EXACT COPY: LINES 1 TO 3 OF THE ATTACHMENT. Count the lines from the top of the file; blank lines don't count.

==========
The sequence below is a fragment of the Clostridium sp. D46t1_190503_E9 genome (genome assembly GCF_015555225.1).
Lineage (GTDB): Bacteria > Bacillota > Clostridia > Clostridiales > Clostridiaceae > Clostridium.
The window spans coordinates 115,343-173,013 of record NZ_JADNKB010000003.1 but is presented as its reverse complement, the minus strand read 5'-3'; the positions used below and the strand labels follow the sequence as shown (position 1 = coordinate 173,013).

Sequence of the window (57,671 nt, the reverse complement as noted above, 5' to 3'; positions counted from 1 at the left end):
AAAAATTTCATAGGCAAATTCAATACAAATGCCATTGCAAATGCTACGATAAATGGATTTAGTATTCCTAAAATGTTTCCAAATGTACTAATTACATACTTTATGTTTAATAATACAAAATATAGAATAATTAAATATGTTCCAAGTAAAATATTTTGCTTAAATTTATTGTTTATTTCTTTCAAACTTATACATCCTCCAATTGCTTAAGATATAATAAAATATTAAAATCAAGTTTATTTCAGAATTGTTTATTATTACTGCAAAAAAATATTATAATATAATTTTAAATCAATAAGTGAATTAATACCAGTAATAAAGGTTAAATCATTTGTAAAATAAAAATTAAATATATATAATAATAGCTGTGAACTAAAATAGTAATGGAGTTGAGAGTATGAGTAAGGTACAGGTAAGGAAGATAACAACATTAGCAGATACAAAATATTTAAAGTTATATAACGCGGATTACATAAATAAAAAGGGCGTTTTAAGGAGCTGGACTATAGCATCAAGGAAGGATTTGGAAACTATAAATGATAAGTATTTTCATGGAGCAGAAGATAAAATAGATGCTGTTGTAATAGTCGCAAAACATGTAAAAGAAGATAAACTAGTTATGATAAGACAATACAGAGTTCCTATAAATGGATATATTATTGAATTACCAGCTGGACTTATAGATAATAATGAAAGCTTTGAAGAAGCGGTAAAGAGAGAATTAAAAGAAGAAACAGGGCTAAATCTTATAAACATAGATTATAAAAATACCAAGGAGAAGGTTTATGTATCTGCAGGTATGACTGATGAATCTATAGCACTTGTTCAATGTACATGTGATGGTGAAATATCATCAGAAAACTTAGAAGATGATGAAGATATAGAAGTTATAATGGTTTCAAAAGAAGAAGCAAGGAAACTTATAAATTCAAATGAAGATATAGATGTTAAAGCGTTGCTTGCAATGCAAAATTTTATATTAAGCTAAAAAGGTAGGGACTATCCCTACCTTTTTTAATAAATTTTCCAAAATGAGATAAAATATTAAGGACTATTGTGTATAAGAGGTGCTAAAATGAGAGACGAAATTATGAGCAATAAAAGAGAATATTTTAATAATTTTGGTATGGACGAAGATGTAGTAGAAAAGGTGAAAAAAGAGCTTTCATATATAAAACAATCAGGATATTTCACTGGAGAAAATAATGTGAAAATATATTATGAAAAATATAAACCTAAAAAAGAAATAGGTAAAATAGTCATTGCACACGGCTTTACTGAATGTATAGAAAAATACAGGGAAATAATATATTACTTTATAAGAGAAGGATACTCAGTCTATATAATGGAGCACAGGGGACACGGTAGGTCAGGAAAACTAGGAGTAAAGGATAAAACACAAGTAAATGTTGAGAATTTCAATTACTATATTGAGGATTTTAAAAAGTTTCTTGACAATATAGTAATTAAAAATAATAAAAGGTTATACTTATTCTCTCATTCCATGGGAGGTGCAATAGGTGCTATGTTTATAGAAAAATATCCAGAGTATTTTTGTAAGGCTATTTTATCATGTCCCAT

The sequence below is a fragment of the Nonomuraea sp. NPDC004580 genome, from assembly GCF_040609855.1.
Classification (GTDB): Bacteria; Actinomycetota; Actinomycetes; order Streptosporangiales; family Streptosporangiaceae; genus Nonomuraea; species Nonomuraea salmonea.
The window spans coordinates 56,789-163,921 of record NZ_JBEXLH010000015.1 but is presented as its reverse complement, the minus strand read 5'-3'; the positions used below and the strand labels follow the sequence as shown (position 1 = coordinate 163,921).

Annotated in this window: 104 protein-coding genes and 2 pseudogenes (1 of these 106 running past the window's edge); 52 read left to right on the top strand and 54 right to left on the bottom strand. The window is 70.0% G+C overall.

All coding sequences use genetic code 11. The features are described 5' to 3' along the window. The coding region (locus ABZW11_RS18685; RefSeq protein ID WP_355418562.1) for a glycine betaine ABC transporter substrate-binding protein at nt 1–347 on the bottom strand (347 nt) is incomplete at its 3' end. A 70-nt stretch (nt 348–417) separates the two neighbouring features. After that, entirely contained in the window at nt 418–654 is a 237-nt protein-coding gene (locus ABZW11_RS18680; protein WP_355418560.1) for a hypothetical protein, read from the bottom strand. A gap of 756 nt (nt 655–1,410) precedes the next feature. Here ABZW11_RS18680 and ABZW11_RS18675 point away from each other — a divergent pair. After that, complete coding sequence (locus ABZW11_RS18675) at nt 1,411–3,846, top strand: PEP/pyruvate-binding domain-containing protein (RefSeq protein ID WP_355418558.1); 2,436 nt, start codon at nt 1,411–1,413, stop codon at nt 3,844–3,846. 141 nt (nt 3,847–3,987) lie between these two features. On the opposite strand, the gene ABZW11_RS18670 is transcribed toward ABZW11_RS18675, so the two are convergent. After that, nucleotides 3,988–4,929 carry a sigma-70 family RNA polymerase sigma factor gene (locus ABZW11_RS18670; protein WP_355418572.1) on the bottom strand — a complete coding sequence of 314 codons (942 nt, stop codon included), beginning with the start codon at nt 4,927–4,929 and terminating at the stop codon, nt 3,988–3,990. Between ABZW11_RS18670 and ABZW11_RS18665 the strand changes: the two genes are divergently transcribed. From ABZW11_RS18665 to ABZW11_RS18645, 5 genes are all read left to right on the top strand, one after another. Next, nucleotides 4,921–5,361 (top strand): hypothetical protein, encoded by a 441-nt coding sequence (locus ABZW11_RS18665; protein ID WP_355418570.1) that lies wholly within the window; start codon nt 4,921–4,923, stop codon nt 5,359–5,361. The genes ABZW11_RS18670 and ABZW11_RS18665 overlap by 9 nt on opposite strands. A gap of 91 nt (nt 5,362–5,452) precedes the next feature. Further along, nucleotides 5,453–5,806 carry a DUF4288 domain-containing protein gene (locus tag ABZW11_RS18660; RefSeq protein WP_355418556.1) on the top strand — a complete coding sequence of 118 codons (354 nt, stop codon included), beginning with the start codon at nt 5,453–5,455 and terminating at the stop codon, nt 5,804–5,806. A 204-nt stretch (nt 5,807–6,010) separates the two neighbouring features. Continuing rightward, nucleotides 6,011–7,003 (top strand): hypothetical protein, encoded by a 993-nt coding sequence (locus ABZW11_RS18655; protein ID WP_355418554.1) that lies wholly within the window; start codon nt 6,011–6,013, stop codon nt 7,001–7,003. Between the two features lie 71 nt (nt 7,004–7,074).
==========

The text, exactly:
The sequence below is a fragment of the Clostridium sp. D46t1_190503_E9 genome (genome assembly GCF_015555225.1).
Lineage (GTDB): Bacteria > Bacillota > Clostridia > Clostridiales > Clostridiaceae > Clostridium.
The window spans coordinates 115,343-173,013 of record NZ_JADNKB010000003.1 but is presented as its reverse complement, the minus strand read 5'-3'; the positions used below and the strand labels follow the sequence as shown (position 1 = coordinate 173,013).